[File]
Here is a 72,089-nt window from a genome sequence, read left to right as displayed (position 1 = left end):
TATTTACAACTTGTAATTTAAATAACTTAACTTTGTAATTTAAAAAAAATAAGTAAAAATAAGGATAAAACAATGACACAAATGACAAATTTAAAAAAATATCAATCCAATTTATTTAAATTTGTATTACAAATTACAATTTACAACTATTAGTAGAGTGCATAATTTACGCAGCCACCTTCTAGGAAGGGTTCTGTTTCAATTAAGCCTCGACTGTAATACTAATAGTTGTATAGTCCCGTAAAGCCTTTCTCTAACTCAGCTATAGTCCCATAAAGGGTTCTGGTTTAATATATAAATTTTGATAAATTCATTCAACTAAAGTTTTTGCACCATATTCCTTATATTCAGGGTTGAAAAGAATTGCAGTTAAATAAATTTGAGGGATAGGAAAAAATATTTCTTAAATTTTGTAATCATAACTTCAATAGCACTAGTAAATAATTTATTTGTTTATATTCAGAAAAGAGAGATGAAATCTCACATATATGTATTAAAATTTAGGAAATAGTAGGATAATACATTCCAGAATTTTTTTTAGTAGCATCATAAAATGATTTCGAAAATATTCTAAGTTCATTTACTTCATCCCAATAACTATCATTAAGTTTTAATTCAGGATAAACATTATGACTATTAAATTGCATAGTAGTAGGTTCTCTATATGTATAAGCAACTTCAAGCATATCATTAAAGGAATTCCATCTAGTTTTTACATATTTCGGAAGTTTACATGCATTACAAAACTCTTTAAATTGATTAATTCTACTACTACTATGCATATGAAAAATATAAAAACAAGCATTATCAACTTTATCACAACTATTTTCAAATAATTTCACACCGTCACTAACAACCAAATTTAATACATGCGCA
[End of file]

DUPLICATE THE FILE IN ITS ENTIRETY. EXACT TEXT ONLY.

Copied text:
Here is a 72,089-nt window from a genome sequence, read left to right as displayed (position 1 = left end):
TATTTACAACTTGTAATTTAAATAACTTAACTTTGTAATTTAAAAAAAATAAGTAAAAATAAGGATAAAACAATGACACAAATGACAAATTTAAAAAAATATCAATCCAATTTATTTAAATTTGTATTACAAATTACAATTTACAACTATTAGTAGAGTGCATAATTTACGCAGCCACCTTCTAGGAAGGGTTCTGTTTCAATTAAGCCTCGACTGTAATACTAATAGTTGTATAGTCCCGTAAAGCCTTTCTCTAACTCAGCTATAGTCCCATAAAGGGTTCTGGTTTAATATATAAATTTTGATAAATTCATTCAACTAAAGTTTTTGCACCATATTCCTTATATTCAGGGTTGAAAAGAATTGCAGTTAAATAAATTTGAGGGATAGGAAAAAATATTTCTTAAATTTTGTAATCATAACTTCAATAGCACTAGTAAATAATTTATTTGTTTATATTCAGAAAAGAGAGATGAAATCTCACATATATGTATTAAAATTTAGGAAATAGTAGGATAATACATTCCAGAATTTTTTTTAGTAGCATCATAAAATGATTTCGAAAATATTCTAAGTTCATTTACTTCATCCCAATAACTATCATTAAGTTTTAATTCAGGATAAACATTATGACTATTAAATTGCATAGTAGTAGGTTCTCTATATGTATAAGCAACTTCAAGCATATCATTAAAGGAATTCCATCTAGTTTTTACATATTTCGGAAGTTTACATGCATTACAAAACTCTTTAAATTGATTAATTCTACTACTACTATGCATATGAAAAATATAAAAACAAGCATTATCAACTTTATCACAACTATTTTCAAATAATTTCACACCGTCACTAACAACCAAATTTAATACATGCGCA